Also found in: Dictionary, Thesaurus, Encyclopedia, Wikipedia.


an antihistamine used as an antinauseant, antiemetic, and antivertigo agent, especially in prevention and treatment of motion sickness, but also in other conditions in which nausea or vertigo may be a feature, administered orally, rectally, or by intramuscular or intravenous injection.


Apo-Dimenhydrinate (CA), Arlevert (UK), Dramamine, Dramanate (CA), Gravol (CA), PMS-Dimenhydrinate (CA), Travamine (CA), TripTone

Pharmacologic class: Anticholinergic

Therapeutic class: Antiemetic, antivertigo agent

Pregnancy risk category B


Prevents nausea and vomiting by inhibiting vestibular stimulation of chemoreceptor trigger zone and inhibiting stimulation of vomiting center in brain


Injection: 50 mg/ml

Tablets: 50 mg

Tablets (chewable): 50 mg

Indications and dosages

Prevention and treatment of nausea, vomiting, dizziness, and vertigo

Adults and children ages 12 and older: 50 to 100 mg P.O. q 4 hours (not to exceed 400 mg/day), or 50 mg I.M. or I.V. q 4 hours p.r.n.

Children ages 6 to 12: 25 to 50 mg P.O. q 6 to 8 hours (not to exceed 150 mg/day), or 1.25 mg/kg I.M. (37.5 mg/m2) q 6 hours p.r.n.

Children ages 2 to 6: 12.5 to 25 mg P.O. q 6 to 8 hours (not to exceed 75 mg/day)


• Hypersensitivity to drug or tartrazine

• Alcohol intolerance


Use cautiously in:

• angle-closure glaucoma, seizure disorders, prostatic hypertrophy

• children younger than age 2.


• For I.V. use, dilute with dextrose 5% in water or normal saline solution.

• Give each 50-mg I.V. dose over 2 minutes.

Don't administer by I.V. route to premature or low-birth-weight infants. Solution contains benzyl alcohol, which can cause fatal "gasping" syndrome.

Adverse reactions

CNS: drowsiness, dizziness, headache, paradoxical stimulation (in children)

CV: hypotension, palpitations

EENT: blurred vision, tinnitus

GI: diarrhea, constipation, dry mouth

GU: dysuria, urinary frequency

Skin: photosensitivity

Other: decreased appetite, pain at I.M. site


Drug-drug. Disopyramide, quinidine, tricyclic antidepressants: increased anticholinergic effects

MAO inhibitors: intensified and prolonged anticholinergic effects

Other CNS depressants (such as antihistamines, opioids, sedative-hypnotics): additive CNS depression

Ototoxic drugs (such as aminoglycosides, ethacrynic acid): masking of signs or symptoms of ototoxicity

Drug-diagnostic tests. Allergy skin tests: false-negative results

Drug-behaviors. Alcohol use: increased CNS depression

Patient monitoring

• Assess for lethargy and drowsiness.

• Monitor for dizziness, nausea, and vomiting (possible indicators of drug toxicity).

Patient teaching

• To prevent motion sickness, advise patient to take drug 30 minutes before traveling and to repeat dose before meals and at bedtime.

• Instruct patient to avoid driving and other hazardous activities until he knows how drug affects concentration and alertness.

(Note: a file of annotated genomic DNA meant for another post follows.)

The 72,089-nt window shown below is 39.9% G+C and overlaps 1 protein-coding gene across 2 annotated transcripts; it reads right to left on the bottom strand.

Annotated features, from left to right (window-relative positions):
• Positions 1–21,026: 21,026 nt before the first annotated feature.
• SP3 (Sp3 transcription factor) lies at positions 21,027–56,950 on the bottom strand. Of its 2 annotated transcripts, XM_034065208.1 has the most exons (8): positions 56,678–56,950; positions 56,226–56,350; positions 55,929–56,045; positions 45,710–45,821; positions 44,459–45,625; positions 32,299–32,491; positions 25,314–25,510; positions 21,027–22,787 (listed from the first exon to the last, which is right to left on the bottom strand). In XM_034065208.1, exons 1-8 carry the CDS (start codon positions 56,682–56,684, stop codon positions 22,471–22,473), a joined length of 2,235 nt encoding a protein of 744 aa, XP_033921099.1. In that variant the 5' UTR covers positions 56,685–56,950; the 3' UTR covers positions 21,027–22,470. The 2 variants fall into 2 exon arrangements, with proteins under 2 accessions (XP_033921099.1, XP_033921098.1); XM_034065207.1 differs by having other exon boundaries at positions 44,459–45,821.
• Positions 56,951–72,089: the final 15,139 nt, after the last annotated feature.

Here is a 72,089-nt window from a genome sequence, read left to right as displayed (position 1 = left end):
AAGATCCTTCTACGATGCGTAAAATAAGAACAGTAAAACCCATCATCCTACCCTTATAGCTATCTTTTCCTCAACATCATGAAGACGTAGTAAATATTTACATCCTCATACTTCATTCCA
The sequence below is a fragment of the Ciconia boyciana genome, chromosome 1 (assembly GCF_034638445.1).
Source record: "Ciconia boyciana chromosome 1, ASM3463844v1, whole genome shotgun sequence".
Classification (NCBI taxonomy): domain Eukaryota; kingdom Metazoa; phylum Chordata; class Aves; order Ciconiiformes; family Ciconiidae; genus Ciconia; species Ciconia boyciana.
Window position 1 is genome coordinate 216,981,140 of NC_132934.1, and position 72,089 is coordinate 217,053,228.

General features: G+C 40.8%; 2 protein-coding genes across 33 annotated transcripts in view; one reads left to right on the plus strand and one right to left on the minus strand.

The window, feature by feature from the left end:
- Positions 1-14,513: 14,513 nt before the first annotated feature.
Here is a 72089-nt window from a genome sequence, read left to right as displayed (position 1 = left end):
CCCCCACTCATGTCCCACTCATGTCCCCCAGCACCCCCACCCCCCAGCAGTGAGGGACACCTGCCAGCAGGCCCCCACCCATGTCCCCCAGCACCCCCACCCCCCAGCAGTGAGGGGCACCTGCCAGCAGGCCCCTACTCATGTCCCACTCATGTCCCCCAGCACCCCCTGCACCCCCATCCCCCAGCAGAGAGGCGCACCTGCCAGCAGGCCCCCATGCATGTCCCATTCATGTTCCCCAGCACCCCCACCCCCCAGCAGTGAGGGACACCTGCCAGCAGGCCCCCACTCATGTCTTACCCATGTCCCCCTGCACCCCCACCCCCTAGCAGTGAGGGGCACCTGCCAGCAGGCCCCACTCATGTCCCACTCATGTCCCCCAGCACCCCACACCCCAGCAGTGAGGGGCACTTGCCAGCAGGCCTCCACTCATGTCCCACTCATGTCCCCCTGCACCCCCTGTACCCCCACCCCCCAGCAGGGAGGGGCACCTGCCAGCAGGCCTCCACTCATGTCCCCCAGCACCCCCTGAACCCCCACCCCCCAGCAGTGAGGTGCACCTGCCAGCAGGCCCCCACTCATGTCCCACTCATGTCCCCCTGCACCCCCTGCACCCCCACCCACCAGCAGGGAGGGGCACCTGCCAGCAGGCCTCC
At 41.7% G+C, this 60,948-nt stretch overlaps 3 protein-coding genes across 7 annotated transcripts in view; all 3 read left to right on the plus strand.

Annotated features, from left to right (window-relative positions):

• Caution patient to avoid alcohol and sedative-hypnotics during therapy.

• As appropriate, review all other significant adverse reactions and interactions, especially those related to the drugs, tests, and behaviors mentioned above.


A drug composed of two chemicals, diphenhydramine and 8-chlorotheophylline, used to prevent motion sickness.
References in periodicals archive ?
Scholtz, "Treatment of vertigo due to acute unilateral vestibular loss with a fixed combination of cinnarizine and dimenhydrinate: A double-blind, randomized, parallel-group clinical study," Clinical Therapeutics, vol.
Bussi, "Fixed combination of cinnarizine and dimenhydrinate in the prophylactic therapy of vestibular migraine: an observational study," Neurological Sciences, vol.
Dimenhydrinate in children with infectious gastroenteritis: a prospective, RCT.
Allegra, "Intramuscular droperidol versus intramuscular dimenhydrinate for the treatment of acute peripheral vertigo in the emergency department: a randomized clinical trial," Academic Emergency Medicine, vol.
* The sedation consists of oral dimenhydrinate (Dramamine) 50 mg and IV midazolam 2 mg and IV metoclopramide 10 mg preoperatively in the holding area.
Diphenhydramine and dimenhydrinate poisoning: An evidence-based consensus guideline for out-of-hospital management.
Over-the-counter antihistamines, such as meclizine (Antivert, Bonine), dimenhydrinate (Dramamine), and diphenhydramine (Benadryl) are commonly used for prevention.
A comparative study with placebo and dimenhydrinate. Acta Otolaryngol.
Many other drugs have been used in treating migraines, including: acetaminophen (alone, or in combination with caffeine and butalbital, aspirin and caffeine, or isometheptene and dichloralphenazone); NSAIDs, including aspirin; chlorpromazine (Thorazine); dimenhydrinate (Dramamine); diphenhydramine (Benadryl); morphine; meperidine; intranasal butorphanol (Stadol); and corticosteroids.
Numerous other drugs have been used in treating migraines, including acetaminophen (alone, or in combination with caffeine and butalbital, aspirin and caffeine, or isometheptene and dichloralphenazone); NSAIDs, including aspirin; chlorpromazine (Thorazine); dimenhydrinate (Dramamine); diphenhydramine (Benadryl); morphine; and meperidine.
Nearly 20% of parents gave their children Dramamine (dimenhydrinate) either before they began to suffer the symptoms of motion sickness as a preventative or once the symptoms began.
George Dabakis of Springfield, Massachusetts, writes: "At the first feelings of light-headedness, rush for some generic Dramamine (dimenhydrinate) pills.